“I live in Santa Clarita and there is a boycott movement happening against the Santa Clarita Free Gazette over the publisher’s recent column excusing and diminishing the danger of ‘white supremacy. In the current issue he dedicated a full page to a ‘rant’ declaring that white supremacy is a hoax. He has previously called himself a ‘defender of the problem of whiteness,’ and the new column includes a section dedicated to white pride. Your company advertised in that issue of the Gazette, and you deserve to know what kind of articles are appearing alongside your company’s name.”
The result was a temporary financial hit as a car dealership stopped its full-page advertising, and Facey Medical Group, citing patient complaints, also backed out.
Sutton said the dealership returned after a month and Facey, which didn’t advertise every week anyway, returned after two months. In the meantime, three or four advertisers increased their buys, telling Sutton 25UP and Breznican could “take a hike, that I’m not a racist and they would stick with the Gazette.”
Having weathered that storm, another one was on the horizon, and it proved too deadly:
Throughout the Santa Clarita Free Classifieds/Gazette’s 22-year life, in all its forms – it started as a Recycler-type publication before adding news – income streams and profit were inconsistent. It always made enough for the Suttons to pay themselves, the staff and expenses such as printing and distribution, but many years that was it.
The coronavirus ended that. Ad revenue crashed by 70-80 percent as people sheltered in place. Whether they stayed open with minimal staffing or closed their doors forever, there wasn’t nearly enough ad revenue to go around.
Jeannie Sutton said January and February are typically lower revenue months. But then COVID-19 hit in March.
“The last week in March, I said, ‘Holy crap!’ (Revenue) just plummeted,” Doug Sutton said. “The next week, it plummeted even more. March and April were killers.”
In April when they could not pay anyone, the Suttons began planning an exit strategy that included looking for a house in Indiana. Still hopeful things could bounce back, the Gazette attempted to cut costs by printing every other week, running strictly online the other week, but the online readership does not generate significant income. They applied for a Payment Protection Program loan, but the program ran out of money before it could be funded.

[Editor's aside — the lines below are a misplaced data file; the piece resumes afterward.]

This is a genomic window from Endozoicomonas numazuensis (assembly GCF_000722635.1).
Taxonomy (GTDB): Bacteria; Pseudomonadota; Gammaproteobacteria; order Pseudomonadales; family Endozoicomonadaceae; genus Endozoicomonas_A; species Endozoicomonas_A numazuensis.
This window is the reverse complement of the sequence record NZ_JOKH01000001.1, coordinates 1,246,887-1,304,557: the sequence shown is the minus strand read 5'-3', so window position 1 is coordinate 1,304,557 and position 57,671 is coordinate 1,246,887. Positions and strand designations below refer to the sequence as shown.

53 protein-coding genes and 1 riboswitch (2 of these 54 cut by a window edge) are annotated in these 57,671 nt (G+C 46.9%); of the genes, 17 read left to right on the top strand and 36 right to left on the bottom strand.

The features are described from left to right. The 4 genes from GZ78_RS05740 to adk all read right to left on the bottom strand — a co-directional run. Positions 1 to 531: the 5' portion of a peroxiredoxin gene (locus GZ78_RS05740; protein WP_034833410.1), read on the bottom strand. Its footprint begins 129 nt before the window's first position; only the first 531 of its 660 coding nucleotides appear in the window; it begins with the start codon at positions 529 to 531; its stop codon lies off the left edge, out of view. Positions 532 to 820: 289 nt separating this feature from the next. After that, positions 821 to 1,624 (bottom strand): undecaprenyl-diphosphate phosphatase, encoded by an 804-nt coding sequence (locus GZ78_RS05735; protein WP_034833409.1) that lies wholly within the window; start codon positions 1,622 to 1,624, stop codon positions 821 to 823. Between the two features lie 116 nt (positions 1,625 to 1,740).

The Suttons started a campaign, asking readers for donations. “The Gazette has been there for you. Help us,” it said.
Donations totaling over $8,000 came in, which Sutton said acted as a bridge to keep the paper alive while he applied a second time for a PPP loan. This time, he got enough to keep operations going for eight weeks, albeit with fewer pages.
That has ended now. Since ad revenue didn’t return to pre-virus levels, Sutton had no choice but to shut down. After past years of having to inject personal funds into the business whenever it was needed, now it seemed most prudent to retire.
“Mrs. Ranter and myself have always planned on retiring at some point and moving to Indiana to be closer to our oldest son, his wife and three of our grandkids. We would always ask each other ‘when will the right time be?’” Sutton wrote in the June 26 Doug’s Rant. “Well… The big bad virus answered that question rather abruptly.”
Champion was saddened to hear the news, saying, “Santa Clarita ought to be sad he’s leaving because he gave a s—.”
Yet despite shutting down, there is the possibility that the Gazette can be resurrected in the fall. The idea is to possibly run an eight-page Gazette inside The Signal. It would include Doug’s Rant, the popular memes page and local news.
Regardless, the Gazette as we know it is done, having died a similar death to thousands of newspapers around the country.
Perhaps ironically, the conservative Sutton chose the lyrics to “All Good Things” by the liberal Jackson Browne to sum it up:
All good things have to come to an end
The thrills have to fade
Before they come ‘round again
The bills will be paid
And the pleasure will mend
All good things have to come to an end.